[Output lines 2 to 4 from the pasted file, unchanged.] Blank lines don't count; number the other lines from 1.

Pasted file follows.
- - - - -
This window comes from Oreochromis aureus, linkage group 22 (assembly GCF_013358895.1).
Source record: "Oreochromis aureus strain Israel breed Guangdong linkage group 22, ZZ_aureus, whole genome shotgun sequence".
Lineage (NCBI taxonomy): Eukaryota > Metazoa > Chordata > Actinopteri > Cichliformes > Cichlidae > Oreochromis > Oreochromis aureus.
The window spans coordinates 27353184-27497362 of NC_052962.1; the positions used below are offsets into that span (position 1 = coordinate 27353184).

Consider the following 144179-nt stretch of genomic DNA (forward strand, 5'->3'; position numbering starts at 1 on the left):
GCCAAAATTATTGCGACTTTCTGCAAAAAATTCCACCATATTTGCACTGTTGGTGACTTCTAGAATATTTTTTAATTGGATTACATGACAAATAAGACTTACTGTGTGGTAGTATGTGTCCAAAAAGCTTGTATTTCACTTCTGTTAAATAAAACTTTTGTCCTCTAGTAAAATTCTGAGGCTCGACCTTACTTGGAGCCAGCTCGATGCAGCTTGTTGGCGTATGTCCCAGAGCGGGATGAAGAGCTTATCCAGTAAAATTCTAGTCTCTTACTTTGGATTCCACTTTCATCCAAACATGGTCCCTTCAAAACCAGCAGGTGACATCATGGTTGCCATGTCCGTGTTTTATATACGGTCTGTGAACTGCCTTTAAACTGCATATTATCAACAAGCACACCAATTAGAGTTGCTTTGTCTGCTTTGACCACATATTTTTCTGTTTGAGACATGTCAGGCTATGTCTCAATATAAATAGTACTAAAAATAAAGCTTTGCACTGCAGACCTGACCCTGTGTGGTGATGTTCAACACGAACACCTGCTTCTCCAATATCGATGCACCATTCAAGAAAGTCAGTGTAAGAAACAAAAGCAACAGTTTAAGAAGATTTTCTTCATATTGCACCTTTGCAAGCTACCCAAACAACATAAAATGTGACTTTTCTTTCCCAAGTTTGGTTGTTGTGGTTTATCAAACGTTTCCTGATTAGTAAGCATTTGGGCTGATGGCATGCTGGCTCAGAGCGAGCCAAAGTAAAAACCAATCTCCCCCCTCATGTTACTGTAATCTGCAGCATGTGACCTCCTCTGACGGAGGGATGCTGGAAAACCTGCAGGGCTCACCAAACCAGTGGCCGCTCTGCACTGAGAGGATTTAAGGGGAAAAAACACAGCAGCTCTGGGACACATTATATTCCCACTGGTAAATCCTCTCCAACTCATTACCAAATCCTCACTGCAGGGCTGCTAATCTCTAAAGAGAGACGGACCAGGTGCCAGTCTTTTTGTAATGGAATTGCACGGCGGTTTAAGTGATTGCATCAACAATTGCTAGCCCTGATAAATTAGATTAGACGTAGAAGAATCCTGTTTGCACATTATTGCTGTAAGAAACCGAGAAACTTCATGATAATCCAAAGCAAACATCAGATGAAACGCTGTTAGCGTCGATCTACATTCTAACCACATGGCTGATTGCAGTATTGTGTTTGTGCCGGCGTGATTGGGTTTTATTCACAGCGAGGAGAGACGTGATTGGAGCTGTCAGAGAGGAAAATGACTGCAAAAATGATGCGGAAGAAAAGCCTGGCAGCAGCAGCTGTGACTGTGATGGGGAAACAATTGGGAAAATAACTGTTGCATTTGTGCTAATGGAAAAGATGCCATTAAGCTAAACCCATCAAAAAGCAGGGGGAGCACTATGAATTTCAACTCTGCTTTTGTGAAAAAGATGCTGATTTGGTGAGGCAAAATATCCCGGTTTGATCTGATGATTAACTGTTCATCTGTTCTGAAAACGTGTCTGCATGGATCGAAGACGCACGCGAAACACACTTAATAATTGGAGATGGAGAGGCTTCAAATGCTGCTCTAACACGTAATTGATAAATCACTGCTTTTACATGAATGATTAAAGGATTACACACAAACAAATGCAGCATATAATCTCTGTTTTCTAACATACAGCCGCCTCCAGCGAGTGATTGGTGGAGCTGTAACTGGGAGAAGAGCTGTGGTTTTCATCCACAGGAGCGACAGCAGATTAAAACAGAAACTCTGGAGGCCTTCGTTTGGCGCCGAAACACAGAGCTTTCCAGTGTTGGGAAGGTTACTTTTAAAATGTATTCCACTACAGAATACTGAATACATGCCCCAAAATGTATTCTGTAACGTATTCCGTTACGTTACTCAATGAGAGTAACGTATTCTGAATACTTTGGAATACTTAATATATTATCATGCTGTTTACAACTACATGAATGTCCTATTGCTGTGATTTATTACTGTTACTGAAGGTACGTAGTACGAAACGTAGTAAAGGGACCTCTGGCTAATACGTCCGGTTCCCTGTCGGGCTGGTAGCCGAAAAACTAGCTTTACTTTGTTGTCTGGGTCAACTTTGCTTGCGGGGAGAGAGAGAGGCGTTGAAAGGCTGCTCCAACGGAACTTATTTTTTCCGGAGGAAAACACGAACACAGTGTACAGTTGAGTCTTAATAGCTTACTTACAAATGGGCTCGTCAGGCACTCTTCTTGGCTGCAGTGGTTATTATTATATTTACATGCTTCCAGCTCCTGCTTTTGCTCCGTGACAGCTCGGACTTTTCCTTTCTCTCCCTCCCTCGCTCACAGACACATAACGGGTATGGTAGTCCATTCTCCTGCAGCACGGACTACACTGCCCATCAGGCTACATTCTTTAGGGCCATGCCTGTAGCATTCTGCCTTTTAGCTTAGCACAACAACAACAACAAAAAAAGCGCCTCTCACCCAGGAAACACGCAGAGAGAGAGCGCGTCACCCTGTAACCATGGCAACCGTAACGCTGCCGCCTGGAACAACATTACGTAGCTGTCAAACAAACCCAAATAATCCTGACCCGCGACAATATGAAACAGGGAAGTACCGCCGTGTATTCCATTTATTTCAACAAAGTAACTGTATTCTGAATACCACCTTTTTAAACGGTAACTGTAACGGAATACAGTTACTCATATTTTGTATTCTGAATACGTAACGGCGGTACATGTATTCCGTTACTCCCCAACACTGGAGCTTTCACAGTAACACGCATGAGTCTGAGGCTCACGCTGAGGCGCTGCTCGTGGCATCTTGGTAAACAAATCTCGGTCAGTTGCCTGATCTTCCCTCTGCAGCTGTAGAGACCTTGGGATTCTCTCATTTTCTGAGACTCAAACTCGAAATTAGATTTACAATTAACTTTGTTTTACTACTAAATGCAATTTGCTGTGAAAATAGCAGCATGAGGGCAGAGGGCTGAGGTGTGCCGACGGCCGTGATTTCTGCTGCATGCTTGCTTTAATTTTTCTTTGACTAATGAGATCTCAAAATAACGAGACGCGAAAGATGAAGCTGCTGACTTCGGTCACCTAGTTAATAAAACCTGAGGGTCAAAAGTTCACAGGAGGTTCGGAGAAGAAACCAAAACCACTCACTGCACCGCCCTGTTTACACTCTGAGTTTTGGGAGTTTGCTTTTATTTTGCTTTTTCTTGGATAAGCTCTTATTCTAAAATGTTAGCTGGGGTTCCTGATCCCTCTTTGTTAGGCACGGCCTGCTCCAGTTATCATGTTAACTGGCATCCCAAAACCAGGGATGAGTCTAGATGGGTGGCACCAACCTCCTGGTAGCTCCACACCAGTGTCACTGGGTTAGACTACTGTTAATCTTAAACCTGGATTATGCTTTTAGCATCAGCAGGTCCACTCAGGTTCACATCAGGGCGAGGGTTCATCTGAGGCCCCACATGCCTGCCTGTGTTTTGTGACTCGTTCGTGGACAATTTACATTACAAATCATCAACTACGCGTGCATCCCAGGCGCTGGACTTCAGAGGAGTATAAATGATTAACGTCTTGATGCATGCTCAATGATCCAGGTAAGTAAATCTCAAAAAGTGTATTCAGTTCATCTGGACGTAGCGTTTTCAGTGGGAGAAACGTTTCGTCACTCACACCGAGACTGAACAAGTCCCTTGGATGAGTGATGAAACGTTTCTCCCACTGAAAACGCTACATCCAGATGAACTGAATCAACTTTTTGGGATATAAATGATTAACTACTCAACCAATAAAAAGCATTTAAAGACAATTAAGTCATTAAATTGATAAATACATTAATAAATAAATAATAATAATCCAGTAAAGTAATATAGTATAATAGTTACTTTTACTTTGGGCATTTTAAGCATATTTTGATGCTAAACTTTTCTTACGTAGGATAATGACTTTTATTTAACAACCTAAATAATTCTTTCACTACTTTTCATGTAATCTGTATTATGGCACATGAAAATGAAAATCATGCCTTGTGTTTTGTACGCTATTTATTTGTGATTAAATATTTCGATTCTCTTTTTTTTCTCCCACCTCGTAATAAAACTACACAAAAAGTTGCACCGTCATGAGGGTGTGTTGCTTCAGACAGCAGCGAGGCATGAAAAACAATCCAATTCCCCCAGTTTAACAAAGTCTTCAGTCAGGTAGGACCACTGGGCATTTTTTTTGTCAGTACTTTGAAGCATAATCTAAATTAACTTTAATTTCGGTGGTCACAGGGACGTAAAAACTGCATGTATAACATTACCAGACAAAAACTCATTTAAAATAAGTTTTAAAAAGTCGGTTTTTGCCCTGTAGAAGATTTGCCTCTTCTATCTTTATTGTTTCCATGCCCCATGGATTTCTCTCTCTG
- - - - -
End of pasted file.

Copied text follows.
Source record: "Oreochromis aureus strain Israel breed Guangdong linkage group 22, ZZ_aureus, whole genome shotgun sequence".
Lineage (NCBI taxonomy): Eukaryota > Metazoa > Chordata > Actinopteri > Cichliformes > Cichlidae > Oreochromis > Oreochromis aureus.
The window spans coordinates 27353184-27497362 of NC_052962.1; the positions used below are offsets into that span (position 1 = coordinate 27353184).